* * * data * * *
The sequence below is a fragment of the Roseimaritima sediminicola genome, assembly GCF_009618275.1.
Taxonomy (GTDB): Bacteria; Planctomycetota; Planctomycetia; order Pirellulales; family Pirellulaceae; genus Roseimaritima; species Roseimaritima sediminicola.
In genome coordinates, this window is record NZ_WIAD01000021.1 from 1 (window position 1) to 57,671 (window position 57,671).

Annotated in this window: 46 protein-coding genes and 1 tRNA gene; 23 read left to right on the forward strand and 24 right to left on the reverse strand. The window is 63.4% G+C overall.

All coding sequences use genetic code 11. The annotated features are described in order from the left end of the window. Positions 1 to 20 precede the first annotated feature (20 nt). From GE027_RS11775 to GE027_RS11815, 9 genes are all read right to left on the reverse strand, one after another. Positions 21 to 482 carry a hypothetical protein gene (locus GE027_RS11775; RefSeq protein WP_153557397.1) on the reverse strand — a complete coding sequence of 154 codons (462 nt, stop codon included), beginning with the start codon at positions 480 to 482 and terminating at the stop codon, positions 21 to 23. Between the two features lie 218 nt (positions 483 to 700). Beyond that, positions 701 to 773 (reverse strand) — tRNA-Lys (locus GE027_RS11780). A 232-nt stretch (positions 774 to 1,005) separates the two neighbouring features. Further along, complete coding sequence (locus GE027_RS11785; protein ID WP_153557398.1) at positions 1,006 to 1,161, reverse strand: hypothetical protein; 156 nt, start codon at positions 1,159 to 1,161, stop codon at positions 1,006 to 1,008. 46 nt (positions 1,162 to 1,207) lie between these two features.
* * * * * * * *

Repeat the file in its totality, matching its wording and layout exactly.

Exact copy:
The sequence below is a fragment of the Roseimaritima sediminicola genome, assembly GCF_009618275.1.
Taxonomy (GTDB): Bacteria; Planctomycetota; Planctomycetia; order Pirellulales; family Pirellulaceae; genus Roseimaritima; species Roseimaritima sediminicola.
In genome coordinates, this window is record NZ_WIAD01000021.1 from 1 (window position 1) to 57,671 (window position 57,671).

Annotated in this window: 46 protein-coding genes and 1 tRNA gene; 23 read left to right on the forward strand and 24 right to left on the reverse strand. The window is 63.4% G+C overall.

All coding sequences use genetic code 11. The annotated features are described in order from the left end of the window. Positions 1 to 20 precede the first annotated feature (20 nt). From GE027_RS11775 to GE027_RS11815, 9 genes are all read right to left on the reverse strand, one after another. Positions 21 to 482 carry a hypothetical protein gene (locus GE027_RS11775; RefSeq protein WP_153557397.1) on the reverse strand — a complete coding sequence of 154 codons (462 nt, stop codon included), beginning with the start codon at positions 480 to 482 and terminating at the stop codon, positions 21 to 23. Between the two features lie 218 nt (positions 483 to 700). Beyond that, positions 701 to 773 (reverse strand) — tRNA-Lys (locus GE027_RS11780). A 232-nt stretch (positions 774 to 1,005) separates the two neighbouring features. Further along, complete coding sequence (locus GE027_RS11785; protein ID WP_153557398.1) at positions 1,006 to 1,161, reverse strand: hypothetical protein; 156 nt, start codon at positions 1,159 to 1,161, stop codon at positions 1,006 to 1,008. 46 nt (positions 1,162 to 1,207) lie between these two features.